The usual legal recourse for the cosigner when the person named as the primary on a loan has defaulted, is to make the payments on the loan. Then, the cosigner can take the person who defaulted to court to try and recoup some of the money they are out. If the loan was for a car, some states allow the cosigner to take possession of the car and sell it to recoup losses also.
Pay the loan off and then collect payments from the person you cosigned for.
A cosigner is the person who agrees to pay off the full balance of the loan if the primary borrower fails to pay. A cosigner signs the loan documents and guarantees payment of the loan even if they have no ownership in the property covered by the loan.
The cosigner's credit isn't affected one ioto unless the person who was responsible for the loan payments defaulted, then and if the cosigner also defaulted. In other words, just being a cosigner does not affect ones credit ratings.
Both parties on the loan. Co-signer and other person they co-signed for
If a person's name is listed on a title, that person owns the car. If a person merely cosigned the note, that person's name will not be on the title. If you own the car, you certainly can take physical possession of it.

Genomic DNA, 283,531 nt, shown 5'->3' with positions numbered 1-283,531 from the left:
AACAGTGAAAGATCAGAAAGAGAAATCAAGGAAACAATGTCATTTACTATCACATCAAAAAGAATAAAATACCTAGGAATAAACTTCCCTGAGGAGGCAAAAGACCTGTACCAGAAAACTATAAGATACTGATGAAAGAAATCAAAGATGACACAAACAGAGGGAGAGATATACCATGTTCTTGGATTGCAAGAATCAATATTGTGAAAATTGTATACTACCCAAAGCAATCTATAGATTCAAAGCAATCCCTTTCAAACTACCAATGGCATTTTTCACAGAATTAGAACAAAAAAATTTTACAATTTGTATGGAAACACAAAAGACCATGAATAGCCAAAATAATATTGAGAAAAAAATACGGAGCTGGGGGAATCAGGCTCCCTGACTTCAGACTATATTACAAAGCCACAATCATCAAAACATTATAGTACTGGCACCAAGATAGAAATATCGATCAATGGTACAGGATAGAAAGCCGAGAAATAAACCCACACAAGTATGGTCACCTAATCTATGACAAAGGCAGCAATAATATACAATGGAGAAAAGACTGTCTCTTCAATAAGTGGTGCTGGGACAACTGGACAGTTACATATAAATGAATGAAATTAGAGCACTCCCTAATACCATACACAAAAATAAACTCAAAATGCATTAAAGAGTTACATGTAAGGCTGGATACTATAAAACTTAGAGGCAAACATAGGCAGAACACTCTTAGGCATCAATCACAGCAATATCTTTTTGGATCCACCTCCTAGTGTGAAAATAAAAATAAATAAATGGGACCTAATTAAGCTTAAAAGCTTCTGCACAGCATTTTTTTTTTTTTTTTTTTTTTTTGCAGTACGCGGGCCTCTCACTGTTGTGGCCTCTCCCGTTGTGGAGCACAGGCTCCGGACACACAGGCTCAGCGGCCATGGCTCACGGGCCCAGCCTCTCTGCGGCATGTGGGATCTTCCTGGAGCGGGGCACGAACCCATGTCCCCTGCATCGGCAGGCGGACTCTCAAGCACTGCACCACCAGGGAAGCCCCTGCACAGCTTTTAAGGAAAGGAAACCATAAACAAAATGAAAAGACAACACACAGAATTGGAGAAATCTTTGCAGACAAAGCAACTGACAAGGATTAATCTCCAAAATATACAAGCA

Only if they are a joint title holder of the vehicle.
Many people cosign a loan for property they don't own. Many are uninformed of the consequences of cosigning. They don't realize they are agreeing to be completely responsible for a loan for property that belongs to someone else. If the primary borrower defaults on the loan and the cosigner must make the payments, the cosigner has no automatic right to the property.
if you are from 'merica
Yes! The whole point of cosigning a loan, from the lender's perspective, is that they have 2 people on the hook for the loan in the event it goes sour. If the person stops making payments (bankruptcy or not), they will come after the cosigner, making the cosigner wish he/she had never, ever cosigned.
when you cosign on any kind of loan you dont have to pay anything unless the person you cosigned for does not pay the loan, then you are responsible for that the remaining balance on the loan
As far as the auto loan you cosigned for, nothing will happen as long as the person who actually borrowed the money makes the payments on time.
Sadly, no. Cosigning essentially affords no rights, only obligations.